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This profile was last updated on 10/25/2014 and contains contributions from the  Zoominfo Community.

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Wrong Millie Solomon?

Millie Solomon

Investigators

Health and Human Development Division

HQ Phone:  (617) 969-7100

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I agree to the Terms of Service and Privacy Policy. I understand that I will receive a subscription to ZoomInfo Community Edition at no charge in exchange for downloading and installing the ZoomInfo Contact Contributor utility which, among other features, involves sharing my business contacts as well as headers and signature blocks from emails that I receive.

Web References(1 Total References)


Rigor, Collaboration, and Care: Two Decades of HIV/AIDS Prevention Research at HHD

hiv.hhd.org [cached]

With funding to target African American male STD clinic patients, HHD investigators Millie Solomon and Bill DeJong began formative research.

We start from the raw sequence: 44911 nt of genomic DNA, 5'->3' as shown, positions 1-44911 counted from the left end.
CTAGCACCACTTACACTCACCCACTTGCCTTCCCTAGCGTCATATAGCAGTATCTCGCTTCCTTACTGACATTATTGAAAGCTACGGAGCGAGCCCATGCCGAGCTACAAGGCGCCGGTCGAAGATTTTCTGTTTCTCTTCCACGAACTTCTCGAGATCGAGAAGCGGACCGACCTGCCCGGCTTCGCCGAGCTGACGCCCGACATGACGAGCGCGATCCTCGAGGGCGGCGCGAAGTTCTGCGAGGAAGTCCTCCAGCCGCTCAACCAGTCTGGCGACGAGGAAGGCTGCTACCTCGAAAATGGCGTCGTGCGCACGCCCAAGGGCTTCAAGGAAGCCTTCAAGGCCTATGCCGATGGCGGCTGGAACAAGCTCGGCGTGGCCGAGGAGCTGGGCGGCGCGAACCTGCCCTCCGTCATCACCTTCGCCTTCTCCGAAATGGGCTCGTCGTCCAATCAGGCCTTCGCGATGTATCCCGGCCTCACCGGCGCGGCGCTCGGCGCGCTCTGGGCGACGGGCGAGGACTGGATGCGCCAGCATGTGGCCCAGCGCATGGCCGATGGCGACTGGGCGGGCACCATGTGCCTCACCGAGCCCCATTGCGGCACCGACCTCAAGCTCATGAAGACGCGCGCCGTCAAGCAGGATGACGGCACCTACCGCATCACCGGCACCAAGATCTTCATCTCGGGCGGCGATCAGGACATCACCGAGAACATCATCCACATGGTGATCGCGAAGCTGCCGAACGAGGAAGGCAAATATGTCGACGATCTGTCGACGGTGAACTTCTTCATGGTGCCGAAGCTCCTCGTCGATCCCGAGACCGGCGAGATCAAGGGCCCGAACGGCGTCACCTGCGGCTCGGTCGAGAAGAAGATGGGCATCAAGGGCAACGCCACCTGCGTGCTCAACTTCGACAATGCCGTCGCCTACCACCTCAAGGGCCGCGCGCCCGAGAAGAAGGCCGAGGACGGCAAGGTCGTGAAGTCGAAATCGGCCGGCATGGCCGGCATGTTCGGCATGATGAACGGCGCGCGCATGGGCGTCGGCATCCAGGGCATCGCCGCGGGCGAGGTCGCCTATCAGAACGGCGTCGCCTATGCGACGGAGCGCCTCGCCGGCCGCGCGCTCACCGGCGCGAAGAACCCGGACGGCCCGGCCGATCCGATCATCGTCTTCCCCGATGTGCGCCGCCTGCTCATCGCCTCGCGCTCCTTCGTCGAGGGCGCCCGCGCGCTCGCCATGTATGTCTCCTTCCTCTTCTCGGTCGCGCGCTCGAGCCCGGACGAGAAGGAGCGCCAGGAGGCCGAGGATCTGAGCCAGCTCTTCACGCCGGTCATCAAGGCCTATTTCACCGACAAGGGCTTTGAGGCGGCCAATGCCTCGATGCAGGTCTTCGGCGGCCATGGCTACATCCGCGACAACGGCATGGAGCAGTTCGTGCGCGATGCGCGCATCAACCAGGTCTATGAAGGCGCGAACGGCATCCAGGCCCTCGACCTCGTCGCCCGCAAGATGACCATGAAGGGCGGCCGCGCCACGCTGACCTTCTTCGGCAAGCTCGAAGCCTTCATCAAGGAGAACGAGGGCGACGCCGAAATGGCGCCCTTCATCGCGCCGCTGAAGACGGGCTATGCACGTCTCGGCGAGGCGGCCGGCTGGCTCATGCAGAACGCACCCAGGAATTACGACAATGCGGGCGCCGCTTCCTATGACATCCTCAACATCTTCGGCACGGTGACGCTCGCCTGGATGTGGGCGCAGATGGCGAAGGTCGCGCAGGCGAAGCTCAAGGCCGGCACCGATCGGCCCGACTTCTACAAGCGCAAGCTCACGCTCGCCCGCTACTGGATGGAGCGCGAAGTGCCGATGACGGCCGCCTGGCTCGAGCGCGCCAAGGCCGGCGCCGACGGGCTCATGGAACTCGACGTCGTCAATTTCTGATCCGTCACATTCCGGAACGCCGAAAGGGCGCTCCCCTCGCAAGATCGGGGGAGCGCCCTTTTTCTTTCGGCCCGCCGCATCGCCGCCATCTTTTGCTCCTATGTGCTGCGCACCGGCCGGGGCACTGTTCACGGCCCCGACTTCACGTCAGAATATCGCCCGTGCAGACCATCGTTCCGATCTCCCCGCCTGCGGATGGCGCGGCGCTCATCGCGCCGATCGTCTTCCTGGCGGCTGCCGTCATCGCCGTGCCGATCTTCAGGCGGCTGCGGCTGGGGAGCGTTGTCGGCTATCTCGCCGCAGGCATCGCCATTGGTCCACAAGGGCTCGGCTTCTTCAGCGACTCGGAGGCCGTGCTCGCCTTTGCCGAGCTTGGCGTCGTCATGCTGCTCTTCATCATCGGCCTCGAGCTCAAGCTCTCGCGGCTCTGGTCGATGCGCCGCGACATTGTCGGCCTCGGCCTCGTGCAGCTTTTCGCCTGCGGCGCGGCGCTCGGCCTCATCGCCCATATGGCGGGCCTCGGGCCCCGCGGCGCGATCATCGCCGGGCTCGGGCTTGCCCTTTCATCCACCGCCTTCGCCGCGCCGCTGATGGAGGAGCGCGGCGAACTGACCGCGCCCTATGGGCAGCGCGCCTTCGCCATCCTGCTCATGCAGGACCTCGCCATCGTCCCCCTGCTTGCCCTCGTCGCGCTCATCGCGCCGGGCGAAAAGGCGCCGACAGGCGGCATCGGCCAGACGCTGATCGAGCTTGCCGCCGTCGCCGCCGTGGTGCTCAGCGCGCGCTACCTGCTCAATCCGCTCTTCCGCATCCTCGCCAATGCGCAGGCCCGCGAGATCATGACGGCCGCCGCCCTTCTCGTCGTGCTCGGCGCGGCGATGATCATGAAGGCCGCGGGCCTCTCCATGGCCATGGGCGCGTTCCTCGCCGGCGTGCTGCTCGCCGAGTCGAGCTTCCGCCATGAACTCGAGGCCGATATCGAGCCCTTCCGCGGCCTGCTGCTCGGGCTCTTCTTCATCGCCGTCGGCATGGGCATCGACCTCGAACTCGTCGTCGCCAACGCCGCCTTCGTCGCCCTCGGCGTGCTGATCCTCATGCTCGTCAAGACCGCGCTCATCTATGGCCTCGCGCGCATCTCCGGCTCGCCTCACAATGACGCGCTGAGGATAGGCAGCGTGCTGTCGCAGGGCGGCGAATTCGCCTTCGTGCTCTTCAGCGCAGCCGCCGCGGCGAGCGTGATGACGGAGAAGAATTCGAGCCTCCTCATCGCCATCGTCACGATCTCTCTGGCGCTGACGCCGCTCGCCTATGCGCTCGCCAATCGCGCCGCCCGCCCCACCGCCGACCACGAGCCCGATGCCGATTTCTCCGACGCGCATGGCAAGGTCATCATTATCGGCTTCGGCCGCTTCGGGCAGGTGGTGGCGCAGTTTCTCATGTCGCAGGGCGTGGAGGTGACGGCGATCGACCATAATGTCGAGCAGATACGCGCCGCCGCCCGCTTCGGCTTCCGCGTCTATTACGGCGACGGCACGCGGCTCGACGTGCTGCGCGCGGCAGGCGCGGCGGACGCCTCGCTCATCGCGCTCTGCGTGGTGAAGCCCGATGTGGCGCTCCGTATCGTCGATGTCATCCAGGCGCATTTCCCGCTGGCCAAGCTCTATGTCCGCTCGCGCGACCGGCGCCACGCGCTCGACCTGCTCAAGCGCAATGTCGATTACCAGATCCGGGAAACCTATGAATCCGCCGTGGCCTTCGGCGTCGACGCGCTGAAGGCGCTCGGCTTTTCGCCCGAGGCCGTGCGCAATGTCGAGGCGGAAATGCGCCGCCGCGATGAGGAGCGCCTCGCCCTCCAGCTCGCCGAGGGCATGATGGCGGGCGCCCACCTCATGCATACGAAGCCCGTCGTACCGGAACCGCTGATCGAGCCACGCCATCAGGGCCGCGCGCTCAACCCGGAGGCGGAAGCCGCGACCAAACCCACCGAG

"They were eager to speak to someone who listened non-judgmentally to their stories," says Solomon. Researchers learned about patients' misconceptions about STDs, such as believing that good hygiene would protect them from STDs. Solomon, who has a doctorate in education and a master's degree in drama, says, "We wanted to start from formative research about what their attitudes and beliefs were and create an intervention that might motivate them or create incentives for preventive action. It had nothing to do with the experiences of the audience," says Solomon. Video vignettes, on the other hand, are a way that people can see themselves on the screen and take in a message. Videos quickly transmit information and are an engaging way to show or model healthy or safe behaviors," she says, adding, "they are also an excellent ice-breaker with sensitive issues." moment in terms of policy setting and decisions about their resources," says Solomon. Solomon and DeJong tested this video in a series of clinical trials in urban clinics with a mostly heterosexual African American adult population. increase if both the packaging and videotape were used," says Solomon. Solomon and DeJong. "We had been focused on STDs, and HIV was in the periphery of our vision," says Solomon.


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